Tuesday, March 31, 2020

All In the Family

My daughter in law has begun to show symptoms of Covid 19 after coming in contact with a patient who later began to display symptoms. The patient was finally tested, but due to the back-log of tests, the test results are not in yet.

Brittani's symptoms are mild. She is waiting on test results and cannot return to work at this point. Dylan has begun to also feel a tightness in his chest. He's been set up to work at home until Brittani's test results come back to protect HIS coworkers.

Iris is not currently displaying symptoms.

They live on the other side of the state, which has been very hard hit. 

I worry, of course, but my main prayer is that if this is the corona virus, their mild symptoms will lead to immunity for all of them. 

Monday, March 30, 2020


The spring flowers are beginning. Snowdrops have been out for a while, and then came the crocuses, the forsythia. I saw primrose growing along side a fence, four different plants, in four different colors.

Tim picked me some daffodils from the house we're renovating. I put them in a vase. They are such a happy little reminder that hard seasons do not last forever. This season will change.

"This too shall pass."

"The storm doesn't last forever." 

"Fear not." 

"Tough times don't last but tough people do." 

"Although the world is full of suffering, it is also full of the overcoming of it." 
(That's Helen Keller, btw.)

So...I ask you...what are the words you whisper to yourself in the dark?


I currently have a dozen caterpillars eating heartily in my living room.

The only difference between them and me is that they are in a jar.


And they'll eventually turn into butterflies.

Sunday, March 29, 2020


The Art of Small Bites

When I was a child, I heard it said: "Slow down. Take small bites. Don't gobble your food." In the middle of my chocolate pudding, I did not get it.

When I was a single mother struggling through tough days, I heard it again: "Savor these days. When they are gone, you will miss these times terribly." In the middle of my worries, I didn't have time to really take that advice to heart. I was just too busy. 

When I was a cancer patient, I discovered the lesson again: "Don't look too far ahead. Just take it one day at a time. If you don't, it gets overwhelming. That time I DID learn the lesson. I was isolated, because I had no choice. I was taking afternoon naps because I was tired. I was taking life one chemo at a time. One radiation at a time. One day at a time.

Then, treatment ends. The fear of recurrence fades. You get sucked back into the current of life. The daily grind. Keeping up. Doing the best you can for those around you. Living your purpose.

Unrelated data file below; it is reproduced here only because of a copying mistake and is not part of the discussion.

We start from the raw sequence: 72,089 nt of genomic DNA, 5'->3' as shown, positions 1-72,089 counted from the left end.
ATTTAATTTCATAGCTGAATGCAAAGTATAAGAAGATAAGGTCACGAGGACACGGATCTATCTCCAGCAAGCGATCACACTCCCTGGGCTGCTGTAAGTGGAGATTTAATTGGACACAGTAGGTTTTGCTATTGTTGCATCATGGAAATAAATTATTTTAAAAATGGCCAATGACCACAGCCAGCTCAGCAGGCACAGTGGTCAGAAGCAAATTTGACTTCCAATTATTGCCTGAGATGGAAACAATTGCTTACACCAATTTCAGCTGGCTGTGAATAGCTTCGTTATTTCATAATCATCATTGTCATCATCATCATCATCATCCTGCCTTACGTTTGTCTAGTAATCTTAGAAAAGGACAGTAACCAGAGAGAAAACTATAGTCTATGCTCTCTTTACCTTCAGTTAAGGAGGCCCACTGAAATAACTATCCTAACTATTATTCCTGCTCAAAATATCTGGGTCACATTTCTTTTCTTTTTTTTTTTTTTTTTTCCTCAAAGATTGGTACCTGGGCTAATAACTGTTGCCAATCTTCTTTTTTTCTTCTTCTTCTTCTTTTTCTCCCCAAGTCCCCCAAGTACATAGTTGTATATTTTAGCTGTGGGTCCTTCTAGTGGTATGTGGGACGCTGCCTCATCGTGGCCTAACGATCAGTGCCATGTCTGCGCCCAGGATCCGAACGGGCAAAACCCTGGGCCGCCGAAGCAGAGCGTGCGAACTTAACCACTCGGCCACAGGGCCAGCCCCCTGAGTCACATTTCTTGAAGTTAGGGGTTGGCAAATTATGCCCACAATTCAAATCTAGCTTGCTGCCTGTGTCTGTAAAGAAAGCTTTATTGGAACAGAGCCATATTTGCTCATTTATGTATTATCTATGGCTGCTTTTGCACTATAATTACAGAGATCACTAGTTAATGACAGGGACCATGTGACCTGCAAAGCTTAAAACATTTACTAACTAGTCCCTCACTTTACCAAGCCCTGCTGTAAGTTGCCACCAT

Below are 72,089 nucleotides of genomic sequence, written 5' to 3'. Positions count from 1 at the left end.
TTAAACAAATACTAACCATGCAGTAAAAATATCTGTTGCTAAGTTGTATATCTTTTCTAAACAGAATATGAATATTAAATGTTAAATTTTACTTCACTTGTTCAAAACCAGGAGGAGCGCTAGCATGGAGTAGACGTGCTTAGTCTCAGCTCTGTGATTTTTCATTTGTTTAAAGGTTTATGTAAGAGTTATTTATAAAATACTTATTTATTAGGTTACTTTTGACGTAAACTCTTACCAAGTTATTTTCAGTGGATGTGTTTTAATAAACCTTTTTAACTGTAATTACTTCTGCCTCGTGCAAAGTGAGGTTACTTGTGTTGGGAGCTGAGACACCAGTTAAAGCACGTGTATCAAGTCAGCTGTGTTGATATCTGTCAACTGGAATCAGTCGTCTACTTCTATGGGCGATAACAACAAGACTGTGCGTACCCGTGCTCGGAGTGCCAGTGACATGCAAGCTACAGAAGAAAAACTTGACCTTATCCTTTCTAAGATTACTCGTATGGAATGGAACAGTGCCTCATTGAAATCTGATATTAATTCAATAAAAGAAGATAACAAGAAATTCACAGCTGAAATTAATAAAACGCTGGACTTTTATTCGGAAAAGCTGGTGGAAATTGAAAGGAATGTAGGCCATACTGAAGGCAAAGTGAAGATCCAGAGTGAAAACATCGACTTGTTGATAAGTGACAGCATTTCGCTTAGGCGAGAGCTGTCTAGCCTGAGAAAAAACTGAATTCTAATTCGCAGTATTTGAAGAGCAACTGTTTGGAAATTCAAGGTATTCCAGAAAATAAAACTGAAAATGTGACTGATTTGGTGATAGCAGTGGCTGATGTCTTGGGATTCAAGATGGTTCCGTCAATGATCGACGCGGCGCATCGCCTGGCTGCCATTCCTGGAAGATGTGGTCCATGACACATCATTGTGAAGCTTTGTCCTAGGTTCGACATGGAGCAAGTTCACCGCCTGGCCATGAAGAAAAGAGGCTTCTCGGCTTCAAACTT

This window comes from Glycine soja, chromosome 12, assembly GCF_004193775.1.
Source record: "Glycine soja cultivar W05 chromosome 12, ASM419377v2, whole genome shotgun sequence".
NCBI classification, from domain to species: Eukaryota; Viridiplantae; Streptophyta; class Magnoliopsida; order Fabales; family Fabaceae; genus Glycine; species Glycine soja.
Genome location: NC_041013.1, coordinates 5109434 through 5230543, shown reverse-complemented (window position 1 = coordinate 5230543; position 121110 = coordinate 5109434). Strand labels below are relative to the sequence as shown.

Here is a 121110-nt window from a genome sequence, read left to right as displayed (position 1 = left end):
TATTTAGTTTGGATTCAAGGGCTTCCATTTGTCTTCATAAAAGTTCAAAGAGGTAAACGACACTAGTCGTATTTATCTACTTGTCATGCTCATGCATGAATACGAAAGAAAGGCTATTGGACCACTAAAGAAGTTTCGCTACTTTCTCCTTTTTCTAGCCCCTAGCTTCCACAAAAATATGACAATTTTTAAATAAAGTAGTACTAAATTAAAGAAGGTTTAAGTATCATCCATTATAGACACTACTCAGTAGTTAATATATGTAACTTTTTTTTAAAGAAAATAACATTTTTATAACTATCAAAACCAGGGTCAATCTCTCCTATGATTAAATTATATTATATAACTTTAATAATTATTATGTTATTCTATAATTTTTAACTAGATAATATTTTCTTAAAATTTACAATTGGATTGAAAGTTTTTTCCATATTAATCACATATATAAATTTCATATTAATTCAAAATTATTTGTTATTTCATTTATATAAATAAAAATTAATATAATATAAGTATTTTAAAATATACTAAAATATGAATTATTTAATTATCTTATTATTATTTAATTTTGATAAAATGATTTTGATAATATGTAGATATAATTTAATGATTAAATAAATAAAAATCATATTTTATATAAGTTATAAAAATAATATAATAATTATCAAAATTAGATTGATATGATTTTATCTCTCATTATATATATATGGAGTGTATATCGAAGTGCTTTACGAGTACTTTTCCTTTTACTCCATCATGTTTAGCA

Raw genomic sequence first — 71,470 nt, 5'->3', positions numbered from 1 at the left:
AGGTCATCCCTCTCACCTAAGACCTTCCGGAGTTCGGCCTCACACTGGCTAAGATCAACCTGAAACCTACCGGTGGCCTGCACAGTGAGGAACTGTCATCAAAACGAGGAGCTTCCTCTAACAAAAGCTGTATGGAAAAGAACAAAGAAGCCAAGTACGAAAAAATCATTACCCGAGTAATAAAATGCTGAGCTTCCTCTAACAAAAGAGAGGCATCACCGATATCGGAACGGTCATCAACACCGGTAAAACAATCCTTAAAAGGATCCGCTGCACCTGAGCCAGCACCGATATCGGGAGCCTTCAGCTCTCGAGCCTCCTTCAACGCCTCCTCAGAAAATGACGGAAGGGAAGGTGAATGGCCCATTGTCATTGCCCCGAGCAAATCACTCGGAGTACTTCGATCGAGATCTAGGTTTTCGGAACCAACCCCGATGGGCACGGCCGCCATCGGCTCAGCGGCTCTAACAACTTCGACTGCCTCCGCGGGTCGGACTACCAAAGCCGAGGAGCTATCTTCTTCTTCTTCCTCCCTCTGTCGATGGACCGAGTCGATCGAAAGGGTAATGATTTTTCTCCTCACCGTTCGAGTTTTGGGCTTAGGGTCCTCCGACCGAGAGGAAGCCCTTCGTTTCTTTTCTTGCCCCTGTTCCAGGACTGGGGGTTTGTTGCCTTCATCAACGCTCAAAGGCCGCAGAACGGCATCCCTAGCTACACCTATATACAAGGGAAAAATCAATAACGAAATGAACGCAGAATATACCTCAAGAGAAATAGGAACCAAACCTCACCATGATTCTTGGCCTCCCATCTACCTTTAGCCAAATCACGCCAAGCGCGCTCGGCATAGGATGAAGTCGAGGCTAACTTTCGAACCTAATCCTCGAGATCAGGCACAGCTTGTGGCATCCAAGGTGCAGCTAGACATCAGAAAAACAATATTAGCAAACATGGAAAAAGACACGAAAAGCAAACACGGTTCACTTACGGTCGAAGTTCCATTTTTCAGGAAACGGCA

Suddenly. It. Stops. 

Yesterday was a rough day. As per usual, I was trying to cram all my housework into one day and that's damn well enough without washing the same load of clothes twice, or spot cleaning cat barf off the carpet (and WHY is it ALWAYS the CARPET??!!!) I was worrying about my job. How long will this virus thing go on? 

One think led to another. 

And all those thinks got to be too much thinking. 

This morning, Tim and I talked lazily in bed for an hour. We had no place to be.

He went to Grand Valley to play with tractors and to brush hog. 

I tuned in to Zoom to listen to the Bishop's sermon about Martha and Mary and the raising of Lazarus. I listened to this sermon while I cleaned the bathroom and scrubbed the fixtures. I realized that I had unconsciously reprised the role of Martha from an earlier parable and was a little ashamed of myself.

I baked cookies. I didn't double the batch. 36 cookies is enough. As each tray baked, I filled in the time by cleaning the kitchen. In an hour, my cookies were baked and the kitchen was back to rights. 

Our house is a hundred years old. Like all old houses, it is the opposite of the open concept that is so popular these days. Every room has doors. 

Every room can be blocked off and heated on its own, a wise thing for old houses with radiator heat. Alas, the radiators are gone. Due to the improper winterization of a foreclosed property, the piping all froze and burst and destroyed those lovely radiators. 

But the doors remained: four rooms with french doors. Heavy 4 panel doors in the bathroom and the kitchen. They were dusty. And so I got the polish and sprayed them down an polished them. 

I thought about the people who made those doors. Craftsmen from another time. They had seen WWI. the Spanish Flu Epidemic. WWII. Mrs. Brown was the wife of the business man who had this house built so long ago. Her father is listed on the monument in the center of town, one of our Civil War heroes.

The hands that touched those doors had gone through tough times of their own, and without the luxury of keeping in touch through the internet. The same internet that I cursed yesterday, sick of the foolishness of it. Without the luxury of a freezer of food, of central heat, the entertainment of 3 dozen channels on a television set.

I polished those doors and I really took that time to admire them, paying homage to those who had been here and gone ahead.

I put my cleaning stuff away, and I came into my comfortable livingroom and put my laundry away. Small things. Small bites. But I chewed slowly, and I savored my day. 

I feel better today and I apologize for yesterday's cranky nature.